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Eduard Spitfire IXc (late production)

May 14, 2013 in Aviation

OOB other than using the last of my Victory Productions decal sheet for the national insignia and decals from an old Aeromaster sheet to do John Plagis’ Spitfire IXc as it probably appeared on July 24, 1944 when he scored his last aerial victory.

A more complete review at M2 tomorrow. There are a few items that to my mind are unnecessarily complicated (like having to position the exhausts before painting the model and the assembly of the wheel wells and radiator housings) that do not contribute additional detail when compared with either of Airfix’s recent Spitfires, the F. XII and P.R. XIX, but at least the over-engineering isn’t as awful as the Fw-190s. The rivets aren’t nearly as bad as expected, you can’t see them under a coat of paint from further than a scale 20 feet away unless in strong lighting, pretty much like the real thing as seen on the two we had out at Chino. Martin was right that sanding off the ferschlugginah rivets from the wing ahead of the spar improves things. The kit cockpit is adequate, given you can’t see that much of a 1/48 Spitfire cockpit when it’s in the model – no need to increase the cost of the model 50% for a Brassin cockpit you can’t see, when you can spend the money on another model.

5 additional images. Click to enlarge

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9 responses to Eduard Spitfire IXc (late production)

  1. Your Spit looks great Tom. Have you built the older Hasegawa MkIX? I have it in my stash, and wondered how it compares to the Eduard offering. Or is the Eduard kit the Hasegawa moulds with their “extras” added in, similar to the Airfix Mk24 they issued a while back??

  2. That’s a beauty, Tom. The new Eduard kit looked a little scary on the sprue to me, but your build looks to have gone fairly seamless- unlike the Hasegawa P-40s that inevitably require a whole bunch of filling and sanding. Nice scheme, too- Plagis’ machines certainly had character. Looking forward to reading your full report on MM.

  3. Always admire your building pace – it it interesting to see the this kit in built up form, and it certainly looks the part in terms of overall shapes. Glad that you shared my little point about rivets on the leading edges. Cheers /M

  4. Very pretty! Can’t wait to start mine….

  5. Otaki started the rivet revolution way before they were fashionable with their line of kits and Hasegawa with their F-104 series made them acceptable to average modeler, Trumpeter went hog wild with them to the point of them looking absurd on some of their kits. Tamiya with their 1/32nd P-51D seems to have made them a must for manufactures to be producing some of the cutting edge stuff. I’m of the opinion that at 1/48 scale the rivets are nice but, if your painting and obscuring some of the them (Looking at TC’s Photos) with paint whats the point?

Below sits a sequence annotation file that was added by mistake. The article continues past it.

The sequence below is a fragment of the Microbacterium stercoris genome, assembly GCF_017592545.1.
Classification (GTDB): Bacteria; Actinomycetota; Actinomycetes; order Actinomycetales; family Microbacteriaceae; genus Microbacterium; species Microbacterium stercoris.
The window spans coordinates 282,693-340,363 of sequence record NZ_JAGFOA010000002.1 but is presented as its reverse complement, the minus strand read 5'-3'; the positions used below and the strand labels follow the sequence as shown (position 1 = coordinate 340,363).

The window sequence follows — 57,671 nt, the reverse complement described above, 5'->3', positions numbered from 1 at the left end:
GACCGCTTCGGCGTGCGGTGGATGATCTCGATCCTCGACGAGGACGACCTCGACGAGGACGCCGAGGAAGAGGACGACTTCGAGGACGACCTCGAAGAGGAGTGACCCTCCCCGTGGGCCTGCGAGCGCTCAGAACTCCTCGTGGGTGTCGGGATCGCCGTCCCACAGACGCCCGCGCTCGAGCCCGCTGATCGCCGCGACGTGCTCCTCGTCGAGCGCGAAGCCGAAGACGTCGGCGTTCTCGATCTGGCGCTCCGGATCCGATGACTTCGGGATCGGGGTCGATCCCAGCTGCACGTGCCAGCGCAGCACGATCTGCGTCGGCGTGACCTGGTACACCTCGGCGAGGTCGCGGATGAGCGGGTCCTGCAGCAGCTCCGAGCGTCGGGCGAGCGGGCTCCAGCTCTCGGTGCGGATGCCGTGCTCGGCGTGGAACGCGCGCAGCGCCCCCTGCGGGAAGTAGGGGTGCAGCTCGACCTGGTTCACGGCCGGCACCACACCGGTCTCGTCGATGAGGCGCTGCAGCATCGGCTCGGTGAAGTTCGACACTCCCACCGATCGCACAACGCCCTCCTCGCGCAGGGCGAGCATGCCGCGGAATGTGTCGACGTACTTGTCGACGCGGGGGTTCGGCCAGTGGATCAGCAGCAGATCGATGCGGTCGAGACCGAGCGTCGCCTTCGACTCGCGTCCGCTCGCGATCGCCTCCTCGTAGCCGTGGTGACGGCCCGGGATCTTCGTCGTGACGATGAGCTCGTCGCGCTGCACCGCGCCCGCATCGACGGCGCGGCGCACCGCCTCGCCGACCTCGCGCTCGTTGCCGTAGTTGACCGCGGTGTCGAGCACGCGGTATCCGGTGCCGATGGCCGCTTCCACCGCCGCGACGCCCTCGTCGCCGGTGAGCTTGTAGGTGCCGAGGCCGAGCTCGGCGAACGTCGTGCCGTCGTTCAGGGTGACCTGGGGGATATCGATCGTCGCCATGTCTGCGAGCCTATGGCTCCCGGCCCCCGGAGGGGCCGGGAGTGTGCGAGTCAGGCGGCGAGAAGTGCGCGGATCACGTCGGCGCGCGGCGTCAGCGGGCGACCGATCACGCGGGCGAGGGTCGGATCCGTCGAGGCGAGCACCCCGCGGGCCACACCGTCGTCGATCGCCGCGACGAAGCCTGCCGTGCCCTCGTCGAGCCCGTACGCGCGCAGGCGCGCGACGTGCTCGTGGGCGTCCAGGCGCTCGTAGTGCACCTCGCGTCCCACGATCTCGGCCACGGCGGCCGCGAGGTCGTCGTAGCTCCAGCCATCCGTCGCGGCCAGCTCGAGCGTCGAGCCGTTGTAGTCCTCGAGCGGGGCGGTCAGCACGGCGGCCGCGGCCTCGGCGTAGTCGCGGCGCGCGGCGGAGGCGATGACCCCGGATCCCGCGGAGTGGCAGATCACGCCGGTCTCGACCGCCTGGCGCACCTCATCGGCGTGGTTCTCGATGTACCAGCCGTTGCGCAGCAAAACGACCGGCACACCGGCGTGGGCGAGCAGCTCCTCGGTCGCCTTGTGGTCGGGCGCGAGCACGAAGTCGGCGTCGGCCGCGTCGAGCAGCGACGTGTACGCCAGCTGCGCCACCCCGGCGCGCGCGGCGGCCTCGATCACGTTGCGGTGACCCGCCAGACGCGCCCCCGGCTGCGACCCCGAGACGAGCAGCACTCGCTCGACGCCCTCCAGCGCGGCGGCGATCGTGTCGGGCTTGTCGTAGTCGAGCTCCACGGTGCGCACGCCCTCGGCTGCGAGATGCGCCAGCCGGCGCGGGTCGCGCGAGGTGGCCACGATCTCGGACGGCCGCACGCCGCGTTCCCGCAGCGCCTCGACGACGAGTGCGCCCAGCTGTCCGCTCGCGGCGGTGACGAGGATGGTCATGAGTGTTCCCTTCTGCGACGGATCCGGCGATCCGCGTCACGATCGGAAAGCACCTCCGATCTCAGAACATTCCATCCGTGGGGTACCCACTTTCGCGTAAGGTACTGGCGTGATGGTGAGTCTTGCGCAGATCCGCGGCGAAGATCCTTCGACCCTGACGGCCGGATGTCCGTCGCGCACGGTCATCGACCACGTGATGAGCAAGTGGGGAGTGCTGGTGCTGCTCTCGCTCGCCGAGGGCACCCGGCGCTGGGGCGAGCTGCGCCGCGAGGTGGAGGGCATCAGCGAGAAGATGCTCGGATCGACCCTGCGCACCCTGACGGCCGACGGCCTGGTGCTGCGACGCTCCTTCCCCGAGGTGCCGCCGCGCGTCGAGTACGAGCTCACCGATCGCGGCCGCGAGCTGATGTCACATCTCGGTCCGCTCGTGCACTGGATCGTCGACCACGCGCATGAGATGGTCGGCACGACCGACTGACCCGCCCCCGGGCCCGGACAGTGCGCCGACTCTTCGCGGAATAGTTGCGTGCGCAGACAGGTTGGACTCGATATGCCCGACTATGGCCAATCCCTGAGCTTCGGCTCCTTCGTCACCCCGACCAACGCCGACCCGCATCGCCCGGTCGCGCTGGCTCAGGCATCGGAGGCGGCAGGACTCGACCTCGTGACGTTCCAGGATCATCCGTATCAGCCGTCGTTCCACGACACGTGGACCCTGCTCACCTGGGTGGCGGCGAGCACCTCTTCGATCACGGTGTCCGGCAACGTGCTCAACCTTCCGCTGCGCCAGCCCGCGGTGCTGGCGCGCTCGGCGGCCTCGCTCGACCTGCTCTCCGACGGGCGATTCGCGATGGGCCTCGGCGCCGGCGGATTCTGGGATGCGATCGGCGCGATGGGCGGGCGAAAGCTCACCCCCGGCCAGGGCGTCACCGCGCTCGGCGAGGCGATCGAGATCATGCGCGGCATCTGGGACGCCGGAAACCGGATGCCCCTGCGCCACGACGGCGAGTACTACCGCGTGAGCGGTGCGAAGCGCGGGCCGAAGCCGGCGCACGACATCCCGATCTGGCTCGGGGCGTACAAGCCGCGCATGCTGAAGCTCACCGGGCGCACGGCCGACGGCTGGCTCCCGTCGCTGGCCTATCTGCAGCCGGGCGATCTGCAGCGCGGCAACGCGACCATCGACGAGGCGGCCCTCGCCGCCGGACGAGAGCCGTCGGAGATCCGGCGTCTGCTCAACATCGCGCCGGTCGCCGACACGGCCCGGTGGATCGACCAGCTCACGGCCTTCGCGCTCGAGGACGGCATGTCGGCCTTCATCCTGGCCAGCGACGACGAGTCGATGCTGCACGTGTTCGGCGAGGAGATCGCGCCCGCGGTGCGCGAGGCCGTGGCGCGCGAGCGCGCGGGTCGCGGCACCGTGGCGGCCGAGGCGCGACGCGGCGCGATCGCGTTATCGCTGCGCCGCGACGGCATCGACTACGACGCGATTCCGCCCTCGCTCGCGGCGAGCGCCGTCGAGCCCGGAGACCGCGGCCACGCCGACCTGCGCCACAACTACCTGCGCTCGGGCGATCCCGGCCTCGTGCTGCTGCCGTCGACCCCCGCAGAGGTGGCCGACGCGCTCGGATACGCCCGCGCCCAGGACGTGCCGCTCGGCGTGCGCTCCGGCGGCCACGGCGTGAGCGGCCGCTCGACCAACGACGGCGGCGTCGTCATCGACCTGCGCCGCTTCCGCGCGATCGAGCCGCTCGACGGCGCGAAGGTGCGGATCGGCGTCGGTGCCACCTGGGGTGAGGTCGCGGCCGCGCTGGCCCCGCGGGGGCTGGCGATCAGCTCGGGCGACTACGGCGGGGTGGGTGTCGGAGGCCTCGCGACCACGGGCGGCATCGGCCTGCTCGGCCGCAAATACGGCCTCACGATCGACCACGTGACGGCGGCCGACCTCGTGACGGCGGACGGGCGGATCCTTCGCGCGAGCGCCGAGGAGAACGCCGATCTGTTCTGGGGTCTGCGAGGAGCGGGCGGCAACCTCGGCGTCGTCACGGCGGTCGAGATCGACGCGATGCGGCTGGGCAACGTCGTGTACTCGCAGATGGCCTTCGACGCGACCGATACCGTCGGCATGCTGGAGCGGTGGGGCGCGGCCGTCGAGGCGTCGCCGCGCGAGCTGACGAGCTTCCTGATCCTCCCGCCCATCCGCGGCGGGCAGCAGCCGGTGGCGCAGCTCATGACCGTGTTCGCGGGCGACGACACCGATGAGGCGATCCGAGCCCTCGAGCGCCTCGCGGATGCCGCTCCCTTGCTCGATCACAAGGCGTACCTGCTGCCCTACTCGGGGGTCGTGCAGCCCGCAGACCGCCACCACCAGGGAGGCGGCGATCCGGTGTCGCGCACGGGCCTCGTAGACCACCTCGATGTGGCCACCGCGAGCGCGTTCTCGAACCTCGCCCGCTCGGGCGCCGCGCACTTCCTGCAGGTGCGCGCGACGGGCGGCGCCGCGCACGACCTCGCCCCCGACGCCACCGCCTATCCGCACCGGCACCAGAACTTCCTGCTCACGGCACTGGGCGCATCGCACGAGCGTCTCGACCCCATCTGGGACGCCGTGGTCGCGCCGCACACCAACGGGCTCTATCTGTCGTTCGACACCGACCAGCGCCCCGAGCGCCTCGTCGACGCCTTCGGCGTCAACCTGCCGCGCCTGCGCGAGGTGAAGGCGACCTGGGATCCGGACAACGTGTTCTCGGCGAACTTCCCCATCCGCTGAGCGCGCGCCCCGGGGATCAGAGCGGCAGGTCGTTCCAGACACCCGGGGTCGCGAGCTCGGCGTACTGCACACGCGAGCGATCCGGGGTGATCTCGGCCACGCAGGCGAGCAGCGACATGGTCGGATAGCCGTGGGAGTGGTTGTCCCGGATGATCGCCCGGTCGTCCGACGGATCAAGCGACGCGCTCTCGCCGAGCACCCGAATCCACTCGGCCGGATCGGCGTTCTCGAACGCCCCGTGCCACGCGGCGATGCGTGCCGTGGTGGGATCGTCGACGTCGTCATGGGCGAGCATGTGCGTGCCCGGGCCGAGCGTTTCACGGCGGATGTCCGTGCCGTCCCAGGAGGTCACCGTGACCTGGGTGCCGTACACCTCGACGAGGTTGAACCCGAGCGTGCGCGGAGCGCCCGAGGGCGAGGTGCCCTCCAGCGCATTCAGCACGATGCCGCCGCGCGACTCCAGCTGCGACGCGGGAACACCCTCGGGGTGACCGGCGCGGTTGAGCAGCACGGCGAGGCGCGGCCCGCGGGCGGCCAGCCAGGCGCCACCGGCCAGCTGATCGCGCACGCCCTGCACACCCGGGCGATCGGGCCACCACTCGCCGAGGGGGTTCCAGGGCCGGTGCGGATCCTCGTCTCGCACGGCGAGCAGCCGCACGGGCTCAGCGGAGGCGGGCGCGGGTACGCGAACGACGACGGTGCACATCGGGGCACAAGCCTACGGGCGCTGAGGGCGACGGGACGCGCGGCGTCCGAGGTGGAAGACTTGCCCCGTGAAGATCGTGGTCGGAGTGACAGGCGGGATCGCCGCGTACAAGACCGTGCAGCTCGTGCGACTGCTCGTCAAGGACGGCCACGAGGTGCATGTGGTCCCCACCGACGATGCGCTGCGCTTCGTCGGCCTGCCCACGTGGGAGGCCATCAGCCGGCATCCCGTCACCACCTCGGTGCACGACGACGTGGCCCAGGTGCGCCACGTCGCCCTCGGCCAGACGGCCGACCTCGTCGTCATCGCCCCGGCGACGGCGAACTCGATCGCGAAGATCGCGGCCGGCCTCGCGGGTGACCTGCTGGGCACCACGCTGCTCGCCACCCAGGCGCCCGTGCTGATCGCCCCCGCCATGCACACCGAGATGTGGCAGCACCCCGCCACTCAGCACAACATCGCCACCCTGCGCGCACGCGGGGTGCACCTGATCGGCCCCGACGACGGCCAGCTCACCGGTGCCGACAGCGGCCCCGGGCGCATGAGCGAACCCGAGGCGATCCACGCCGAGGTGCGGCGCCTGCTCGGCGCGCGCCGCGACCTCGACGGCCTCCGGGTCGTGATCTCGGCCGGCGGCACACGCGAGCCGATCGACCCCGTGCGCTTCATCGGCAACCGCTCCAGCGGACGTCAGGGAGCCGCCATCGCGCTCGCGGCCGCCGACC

Having a two piece cowling … I wonder if that was a cost savings measure or because of the limits of the mold cutting technology.

    You get what you pay for… Airfix kits, the MSRP is about half of what you’d pay for a Pro-fipack boxing. Some folks have commented that the panel lines in the Airfix offerings are too deep. I do agree that they are a lot simpler and have a direct approach to building. However, when Eduard decides to release their Weekend Edition of the Spitfire Mk IX I’m willing to bet a lot of them will be picked up due to the price reduction in having just the plastic and decals in the box which will be pretty close to what Airfix is asking. Now add the extra options on the Eduard trees and that will very tempting indeed.
    Either choice is worthy.

    Which begs the question who makes the definitive Spitfire…the one easily built and simply engineered at a reasonable price or the one using the lasted cutting edge technology with accuracy and attention to detail?

  6. Nice work, Tom – and rather fast too!
    This must be the first build I see of the new Eduard Spitfire where the angles of the landing gear legs and wheels look right to my eye.

  7. Nice work Tom. Your build has been a big help to me.

  8. Tom, I don’t know where you get the time to crank out so many beautiful models but I do so admire your work and your Eduard Spitfire is just fabulous. Thanks for sharing – seeing it may just get me motivated to finish my Seafire project! All the best, Nick

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